The inflatable Buddha by Andras Kepes

Kepes The Inflatable Buddah_coverW

The inflatable Buddha by Andras Kepes

Hungarian fiction

Original title – Tövispuszta

Translator –   Bernard Adams

Andras Kepes was educate in Europe ,Latin america and the middle east as he grew up .He  the wnet on to  study  to get a  degree in aesthetics  and then studied further in the US .He then he  became from the 1980’s onwards a well known figure on Hungarian tv as an interviewer of figures connected with the arts world  he is like a Hungarian  Melvyn Bragg.He has written a number of books ,this is his first to be translated into English .

He was a great fan Isri , and his unreserved enthusiasm rubbed off on him .This particularly because even in elementary school David had done Isti’s homework for him .It didn’t bother David at all that the teacher gave him a worse mark than Isti. “Comes of being ” Jewish Isti would say patting David’s face ,and they would laugh together .

Even early on David being Jewish was noticed by his friends and what it meant to some .

The inflatable Buddha or as its Hungarian title translates  as thorn bare. It follows the life of three boy growing up ,through the 20th century in Hungary ,as the back cover says an experience that has been more than others have in their entire history .So the story starts when the boys are young in the 1930’s .Pal , Isti and David form a close bond early on and then as they see the war come on as they are an upper class boy working class boy and  Jews as the war appears on the scene they find there lives separate and bonds broken then after he war they drift apart but some how keep in touch eventually all arriving back in the childhood home .Meanwhile the country of their birth is tumbling through tough times we see how the events of the Hungarian uprising of 1956 affect the three now men and there young families ,the tough times after that due soviet crack down .Then how the changes after the fall of communism and the new freedoms and how they effect people .A wonderfully well crafted tale of how Hungary in its own way has been involved with most of the Major events of the 20th century and how it effect three boys that became men ,husband ,fathers  they all at some point left and then returned to their home town  which is own by the Baron of the village  .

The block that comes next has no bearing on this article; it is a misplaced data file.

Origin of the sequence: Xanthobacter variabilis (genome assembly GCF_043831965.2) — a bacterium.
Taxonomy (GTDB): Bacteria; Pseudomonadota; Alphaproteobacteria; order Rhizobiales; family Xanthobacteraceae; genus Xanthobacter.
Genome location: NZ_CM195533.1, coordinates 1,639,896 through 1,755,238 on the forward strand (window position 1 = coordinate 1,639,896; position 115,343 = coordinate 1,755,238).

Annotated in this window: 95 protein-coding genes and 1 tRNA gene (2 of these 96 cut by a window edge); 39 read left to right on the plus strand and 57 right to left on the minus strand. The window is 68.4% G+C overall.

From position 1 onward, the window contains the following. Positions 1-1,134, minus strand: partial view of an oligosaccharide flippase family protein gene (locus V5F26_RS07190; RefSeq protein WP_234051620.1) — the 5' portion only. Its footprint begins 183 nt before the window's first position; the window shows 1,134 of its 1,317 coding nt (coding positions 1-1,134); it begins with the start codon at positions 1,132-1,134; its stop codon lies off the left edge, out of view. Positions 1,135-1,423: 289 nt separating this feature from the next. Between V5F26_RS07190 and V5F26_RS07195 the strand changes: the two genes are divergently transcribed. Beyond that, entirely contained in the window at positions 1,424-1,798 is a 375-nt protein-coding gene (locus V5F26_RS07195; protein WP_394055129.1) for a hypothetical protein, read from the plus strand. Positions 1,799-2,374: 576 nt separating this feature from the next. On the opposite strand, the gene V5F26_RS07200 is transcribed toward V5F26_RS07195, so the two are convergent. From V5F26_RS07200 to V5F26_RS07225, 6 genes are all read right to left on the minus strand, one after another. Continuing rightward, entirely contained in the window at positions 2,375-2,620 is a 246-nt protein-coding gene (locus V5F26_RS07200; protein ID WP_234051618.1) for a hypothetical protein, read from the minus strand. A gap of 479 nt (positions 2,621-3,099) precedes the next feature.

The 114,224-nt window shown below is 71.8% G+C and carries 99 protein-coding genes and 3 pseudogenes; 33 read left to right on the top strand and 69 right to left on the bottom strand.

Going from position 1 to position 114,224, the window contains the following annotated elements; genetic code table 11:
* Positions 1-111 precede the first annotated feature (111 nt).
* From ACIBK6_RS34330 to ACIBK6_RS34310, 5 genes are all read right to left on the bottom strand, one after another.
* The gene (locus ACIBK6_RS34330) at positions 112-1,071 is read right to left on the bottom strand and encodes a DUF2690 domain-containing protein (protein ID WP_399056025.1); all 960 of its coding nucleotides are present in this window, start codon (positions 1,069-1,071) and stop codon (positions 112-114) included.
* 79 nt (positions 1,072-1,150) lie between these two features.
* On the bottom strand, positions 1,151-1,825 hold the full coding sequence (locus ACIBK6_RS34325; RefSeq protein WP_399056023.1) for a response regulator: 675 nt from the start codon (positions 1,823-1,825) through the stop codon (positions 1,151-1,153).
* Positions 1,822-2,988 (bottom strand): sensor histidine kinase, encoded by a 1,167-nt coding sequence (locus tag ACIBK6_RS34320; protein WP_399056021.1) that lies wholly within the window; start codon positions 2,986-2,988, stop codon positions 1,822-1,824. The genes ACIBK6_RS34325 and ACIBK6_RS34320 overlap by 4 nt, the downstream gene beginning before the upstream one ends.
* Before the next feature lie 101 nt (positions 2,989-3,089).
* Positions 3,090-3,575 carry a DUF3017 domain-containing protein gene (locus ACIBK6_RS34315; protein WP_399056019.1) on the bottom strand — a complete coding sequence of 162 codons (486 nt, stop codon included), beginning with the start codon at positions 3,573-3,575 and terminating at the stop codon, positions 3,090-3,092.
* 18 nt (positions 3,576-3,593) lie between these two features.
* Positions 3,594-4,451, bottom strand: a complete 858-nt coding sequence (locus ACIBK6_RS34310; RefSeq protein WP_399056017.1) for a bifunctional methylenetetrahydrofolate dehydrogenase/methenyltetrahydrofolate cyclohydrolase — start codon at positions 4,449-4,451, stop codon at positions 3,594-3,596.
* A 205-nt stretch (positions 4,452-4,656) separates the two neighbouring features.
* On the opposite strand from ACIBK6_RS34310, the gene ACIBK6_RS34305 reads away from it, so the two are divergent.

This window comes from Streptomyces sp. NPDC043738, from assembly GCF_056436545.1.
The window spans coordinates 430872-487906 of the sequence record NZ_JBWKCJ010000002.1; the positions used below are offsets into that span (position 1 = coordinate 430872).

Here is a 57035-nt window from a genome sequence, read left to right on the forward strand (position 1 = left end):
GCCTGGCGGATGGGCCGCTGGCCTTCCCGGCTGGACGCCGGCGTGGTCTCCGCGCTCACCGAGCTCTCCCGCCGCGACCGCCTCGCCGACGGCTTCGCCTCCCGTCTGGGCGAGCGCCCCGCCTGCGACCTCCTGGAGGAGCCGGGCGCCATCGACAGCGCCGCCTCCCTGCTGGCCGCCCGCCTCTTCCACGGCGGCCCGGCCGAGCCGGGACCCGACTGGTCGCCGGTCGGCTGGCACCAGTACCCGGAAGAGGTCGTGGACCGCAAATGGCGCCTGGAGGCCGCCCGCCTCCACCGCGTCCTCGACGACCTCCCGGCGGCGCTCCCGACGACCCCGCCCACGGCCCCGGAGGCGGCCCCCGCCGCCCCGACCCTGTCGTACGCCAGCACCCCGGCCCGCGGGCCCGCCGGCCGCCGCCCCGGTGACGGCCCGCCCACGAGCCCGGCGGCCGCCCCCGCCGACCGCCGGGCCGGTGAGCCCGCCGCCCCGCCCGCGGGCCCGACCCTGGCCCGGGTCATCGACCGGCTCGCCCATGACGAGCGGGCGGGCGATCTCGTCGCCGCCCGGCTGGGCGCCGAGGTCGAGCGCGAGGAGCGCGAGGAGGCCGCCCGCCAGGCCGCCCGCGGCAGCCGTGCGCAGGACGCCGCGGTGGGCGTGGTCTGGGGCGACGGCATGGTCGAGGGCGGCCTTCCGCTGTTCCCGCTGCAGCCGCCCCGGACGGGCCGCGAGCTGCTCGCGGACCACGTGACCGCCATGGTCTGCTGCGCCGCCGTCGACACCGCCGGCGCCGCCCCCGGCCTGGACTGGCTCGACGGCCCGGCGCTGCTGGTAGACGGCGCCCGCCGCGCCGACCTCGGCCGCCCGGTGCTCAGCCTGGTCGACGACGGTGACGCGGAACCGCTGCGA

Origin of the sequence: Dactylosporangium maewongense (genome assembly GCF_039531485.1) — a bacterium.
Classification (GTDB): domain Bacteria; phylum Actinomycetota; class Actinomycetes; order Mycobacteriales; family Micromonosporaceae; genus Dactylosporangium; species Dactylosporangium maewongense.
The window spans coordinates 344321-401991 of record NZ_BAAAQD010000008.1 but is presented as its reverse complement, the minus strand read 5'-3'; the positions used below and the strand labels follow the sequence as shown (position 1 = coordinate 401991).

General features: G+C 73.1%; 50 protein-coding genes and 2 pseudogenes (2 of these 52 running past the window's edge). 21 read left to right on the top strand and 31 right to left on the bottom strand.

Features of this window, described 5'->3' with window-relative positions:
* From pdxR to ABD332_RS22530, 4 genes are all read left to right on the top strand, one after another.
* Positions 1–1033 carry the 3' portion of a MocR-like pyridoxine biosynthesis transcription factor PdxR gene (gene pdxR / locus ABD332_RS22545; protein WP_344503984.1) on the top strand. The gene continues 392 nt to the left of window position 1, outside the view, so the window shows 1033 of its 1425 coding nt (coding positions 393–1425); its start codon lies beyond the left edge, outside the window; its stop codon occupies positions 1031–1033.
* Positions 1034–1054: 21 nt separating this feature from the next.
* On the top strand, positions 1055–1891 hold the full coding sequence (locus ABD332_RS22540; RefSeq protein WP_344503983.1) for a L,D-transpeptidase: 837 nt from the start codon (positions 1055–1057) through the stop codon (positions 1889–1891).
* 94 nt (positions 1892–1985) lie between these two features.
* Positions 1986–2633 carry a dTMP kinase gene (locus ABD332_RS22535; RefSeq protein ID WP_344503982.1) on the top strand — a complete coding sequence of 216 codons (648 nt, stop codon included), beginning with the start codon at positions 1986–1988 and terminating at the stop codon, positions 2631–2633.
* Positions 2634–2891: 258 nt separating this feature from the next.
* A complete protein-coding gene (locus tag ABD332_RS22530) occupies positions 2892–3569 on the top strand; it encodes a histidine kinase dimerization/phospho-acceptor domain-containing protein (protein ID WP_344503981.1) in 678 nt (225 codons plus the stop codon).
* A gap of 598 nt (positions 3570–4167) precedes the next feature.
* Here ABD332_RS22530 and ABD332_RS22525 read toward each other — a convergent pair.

Isti had been to Budapest only twice before the wat and now looked in amazement at the destruction wrought on the city , the houses disembowelled ,their  spines of their roofs broken and the bridges which hung crippled and wrecked , into the Danube ,it was as if he saw his own deformed leg everywhere .

The post war world needed to be rebuilt .

Well I read Parallel stories last year which thou narrative is  a more complex take on Hungarian and east European history during the 20th century  ,but this book has the feel of being a more  personal  take on the times  than  the Nadas book was and for me it worked better as a novel about being Hungarian during the 20th century on a personnel level  rather than being viewed as a part of the whole story .The three boys are a good cross-section of Hungarian society and show how some fall ,some rise and some had to escape Hungary during the 20th century .But above all else what  comes out of the book ,is the bond of friendship and how it can survive those changes no matter what .

3 Comments (+add yours?)

  1. Tony
    Nov 28, 2013 @ 20:46:57

    Currently reading this, Stu. Interesting story, even if it’s not a literary style like that of Krasznahorkai or Nádas.

    Reply

  2. Brian Joseph
    Nov 29, 2013 @ 10:39:19

    I actually know a few folks who emigrated from Hungary from the United States back in the 1960s. Though the years do not exactly match up, elements of this story as you describe it remind me of their tale. Sounds like a very good book!

    Reply

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